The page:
Gas pipelines: applying for consent

Guidance on applying for consent for gas pipelines.

The construction of a pipeline by a gas transporter wholly or partly in England falls to be determined under the Planning Act 2008 as a nationally significant infrastructure project if any of the following criteria are met:

  • the pipeline is more than 800 mm in diameter; or
  • it is more than 40 km in length; or
  • it is likely to have a significant effect on the environment

Onshore pipelines greater than 16 km in length require a Pipeline Construction Authorisation (PCA) under the Pipelines Act 1962 from the Secretary of State for Business, Energy and Industrial Strategy.


A pipeline project must first be screened under the Public Gas Transporter Pipe-Line Works (Environmental Impact Assessment) Regulations 1999 to determine if an Environmental Impact Assessment (EIA) is required. This may be determined by the EIA Regulations which provide guideline and criteria thresholds which request an EIA of projects that are likely to result in significant environmental impacts. Schedule 1 of the EIA Regulations provides a list of projects for which an EIA is mandatory. If the proposed project is listed in Schedule 2 and exceeds the associated thresholds, the developer can decide independently that an Environmental Statement (ES) will need to be completed. Alternatively a written request may be made to the Secretary of State for a screening opinion, to determine if an ES is required.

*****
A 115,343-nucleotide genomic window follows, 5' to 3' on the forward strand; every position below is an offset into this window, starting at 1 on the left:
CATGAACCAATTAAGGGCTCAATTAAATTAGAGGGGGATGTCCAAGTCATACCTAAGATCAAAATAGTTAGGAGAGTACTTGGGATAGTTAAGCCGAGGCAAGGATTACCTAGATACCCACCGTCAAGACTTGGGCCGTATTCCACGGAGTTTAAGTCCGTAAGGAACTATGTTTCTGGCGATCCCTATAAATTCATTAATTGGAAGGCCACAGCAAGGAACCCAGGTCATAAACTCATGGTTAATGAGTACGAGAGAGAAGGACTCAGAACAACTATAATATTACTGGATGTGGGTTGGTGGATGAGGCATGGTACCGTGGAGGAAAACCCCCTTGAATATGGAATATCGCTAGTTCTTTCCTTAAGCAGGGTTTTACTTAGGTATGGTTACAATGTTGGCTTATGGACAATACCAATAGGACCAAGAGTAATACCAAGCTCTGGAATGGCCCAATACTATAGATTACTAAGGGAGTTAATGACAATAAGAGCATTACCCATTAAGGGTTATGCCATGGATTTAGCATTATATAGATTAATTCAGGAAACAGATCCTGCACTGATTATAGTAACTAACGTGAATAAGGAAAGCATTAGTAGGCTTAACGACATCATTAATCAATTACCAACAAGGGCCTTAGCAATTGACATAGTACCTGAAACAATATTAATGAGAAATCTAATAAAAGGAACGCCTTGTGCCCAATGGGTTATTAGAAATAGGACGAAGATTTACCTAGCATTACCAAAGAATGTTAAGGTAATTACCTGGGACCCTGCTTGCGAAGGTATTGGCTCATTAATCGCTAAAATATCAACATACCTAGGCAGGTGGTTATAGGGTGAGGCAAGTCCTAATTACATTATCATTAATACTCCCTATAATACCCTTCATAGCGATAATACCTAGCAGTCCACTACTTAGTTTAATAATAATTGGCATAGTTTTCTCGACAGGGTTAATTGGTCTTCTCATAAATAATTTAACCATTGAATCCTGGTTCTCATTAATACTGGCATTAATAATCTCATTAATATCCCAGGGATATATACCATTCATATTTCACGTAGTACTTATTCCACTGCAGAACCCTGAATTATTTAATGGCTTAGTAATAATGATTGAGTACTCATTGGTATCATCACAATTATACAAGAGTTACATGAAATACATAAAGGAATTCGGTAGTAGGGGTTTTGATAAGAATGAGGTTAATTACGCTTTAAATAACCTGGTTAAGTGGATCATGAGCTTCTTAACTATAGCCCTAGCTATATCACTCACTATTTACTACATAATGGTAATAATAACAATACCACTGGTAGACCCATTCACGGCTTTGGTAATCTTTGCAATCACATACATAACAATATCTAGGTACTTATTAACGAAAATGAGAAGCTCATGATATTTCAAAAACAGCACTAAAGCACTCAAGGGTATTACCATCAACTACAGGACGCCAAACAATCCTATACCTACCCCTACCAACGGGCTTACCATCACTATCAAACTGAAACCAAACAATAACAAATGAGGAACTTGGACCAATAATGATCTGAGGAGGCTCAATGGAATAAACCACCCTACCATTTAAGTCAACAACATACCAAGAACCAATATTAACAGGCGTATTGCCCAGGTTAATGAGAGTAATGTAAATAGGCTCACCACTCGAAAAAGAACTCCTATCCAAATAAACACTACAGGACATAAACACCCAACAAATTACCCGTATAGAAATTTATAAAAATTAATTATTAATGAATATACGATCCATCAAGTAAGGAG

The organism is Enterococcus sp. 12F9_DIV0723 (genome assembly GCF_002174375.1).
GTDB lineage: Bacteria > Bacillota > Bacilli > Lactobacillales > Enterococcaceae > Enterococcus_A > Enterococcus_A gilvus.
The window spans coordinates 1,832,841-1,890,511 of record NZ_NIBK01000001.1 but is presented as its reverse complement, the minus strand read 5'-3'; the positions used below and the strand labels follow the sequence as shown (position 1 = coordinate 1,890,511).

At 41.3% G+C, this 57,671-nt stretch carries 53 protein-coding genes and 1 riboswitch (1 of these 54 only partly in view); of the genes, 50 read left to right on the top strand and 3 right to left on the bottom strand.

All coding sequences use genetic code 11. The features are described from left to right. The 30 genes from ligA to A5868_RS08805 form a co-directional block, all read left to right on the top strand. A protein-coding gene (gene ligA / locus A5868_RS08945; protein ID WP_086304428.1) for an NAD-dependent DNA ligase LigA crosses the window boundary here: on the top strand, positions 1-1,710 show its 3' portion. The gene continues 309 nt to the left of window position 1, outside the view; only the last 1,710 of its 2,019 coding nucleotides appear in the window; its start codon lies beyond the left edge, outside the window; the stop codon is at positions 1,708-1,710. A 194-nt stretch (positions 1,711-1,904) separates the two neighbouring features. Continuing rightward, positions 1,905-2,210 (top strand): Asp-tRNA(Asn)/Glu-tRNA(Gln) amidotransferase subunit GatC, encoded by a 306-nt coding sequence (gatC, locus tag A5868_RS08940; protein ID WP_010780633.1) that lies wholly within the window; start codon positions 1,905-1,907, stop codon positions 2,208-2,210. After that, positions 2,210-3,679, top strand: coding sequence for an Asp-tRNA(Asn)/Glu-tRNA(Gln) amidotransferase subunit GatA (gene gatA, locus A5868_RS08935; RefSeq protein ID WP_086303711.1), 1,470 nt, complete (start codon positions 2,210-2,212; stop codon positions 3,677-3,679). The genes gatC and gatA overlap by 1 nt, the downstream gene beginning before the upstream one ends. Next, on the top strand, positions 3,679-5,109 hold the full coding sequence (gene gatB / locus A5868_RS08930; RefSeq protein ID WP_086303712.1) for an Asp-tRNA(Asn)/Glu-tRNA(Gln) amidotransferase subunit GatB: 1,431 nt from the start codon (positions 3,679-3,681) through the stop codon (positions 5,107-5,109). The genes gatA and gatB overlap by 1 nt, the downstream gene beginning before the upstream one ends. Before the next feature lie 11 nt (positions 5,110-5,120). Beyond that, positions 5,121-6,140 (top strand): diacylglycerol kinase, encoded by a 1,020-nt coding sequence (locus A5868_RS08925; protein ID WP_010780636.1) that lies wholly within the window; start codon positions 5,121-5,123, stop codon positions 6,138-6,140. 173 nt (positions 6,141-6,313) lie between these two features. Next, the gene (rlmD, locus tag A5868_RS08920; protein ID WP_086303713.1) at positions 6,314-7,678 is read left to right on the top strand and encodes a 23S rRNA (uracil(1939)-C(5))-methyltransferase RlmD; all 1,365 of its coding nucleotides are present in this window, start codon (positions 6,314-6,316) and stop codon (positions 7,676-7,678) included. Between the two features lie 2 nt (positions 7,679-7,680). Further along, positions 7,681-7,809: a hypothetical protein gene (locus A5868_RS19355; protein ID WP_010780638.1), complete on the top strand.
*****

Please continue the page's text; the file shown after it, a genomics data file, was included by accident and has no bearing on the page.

The department was required to transpose the obligations of Directive 2014/52/EU, which amends the Environmental Impact Assessment Directive in so far as it applies to the department’s consenting regimes for:

  • electricity development projects
  • offshore hydrocarbon-related developments (including gas and carbon dioxide storage)
  • onshore pipe-line projects

See the Offshore Petroleum Production and Pipe-lines (Environmental Impact Assessment and other Miscellaneous Provisions) (Amendment) Regulations 2017.

Published 1 January 2000